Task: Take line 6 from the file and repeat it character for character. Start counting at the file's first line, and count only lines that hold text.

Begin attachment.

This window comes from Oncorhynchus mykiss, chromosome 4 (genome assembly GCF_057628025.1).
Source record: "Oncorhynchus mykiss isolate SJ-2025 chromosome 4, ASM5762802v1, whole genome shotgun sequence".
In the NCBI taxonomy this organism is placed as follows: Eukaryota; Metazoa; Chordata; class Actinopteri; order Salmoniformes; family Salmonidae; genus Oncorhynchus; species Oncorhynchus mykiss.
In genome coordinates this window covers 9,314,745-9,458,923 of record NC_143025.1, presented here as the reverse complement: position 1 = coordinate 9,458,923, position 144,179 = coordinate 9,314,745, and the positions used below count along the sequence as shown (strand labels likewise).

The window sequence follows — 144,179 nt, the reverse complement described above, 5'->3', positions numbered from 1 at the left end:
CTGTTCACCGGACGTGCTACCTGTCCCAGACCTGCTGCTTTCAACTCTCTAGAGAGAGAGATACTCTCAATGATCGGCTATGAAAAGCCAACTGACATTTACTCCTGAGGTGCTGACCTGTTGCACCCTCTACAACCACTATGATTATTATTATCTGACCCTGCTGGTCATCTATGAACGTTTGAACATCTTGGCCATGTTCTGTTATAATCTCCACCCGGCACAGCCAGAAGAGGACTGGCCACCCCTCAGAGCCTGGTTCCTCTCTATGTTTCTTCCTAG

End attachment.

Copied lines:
CTGTTCACCGGACGTGCTACCTGTCCCAGACCTGCTGCTTTCAACTCTCTAGAGAGAGAGATACTCTCAATGATCGGCTATGAAAAGCCAACTGACATTTACTCCTGAGGTGCTGACCTGTTGCACCCTCTACAACCACTATGATTATTATTATCTGACCCTGCTGGTCATCTATGAACGTTTGAACATCTTGGCCATGTTCTGTTATAATCTCCACCCGGCACAGCCAGAAGAGGACTGGCCACCCCTCAGAGCCTGGTTCCTCTCTATGTTTCTTCCTAG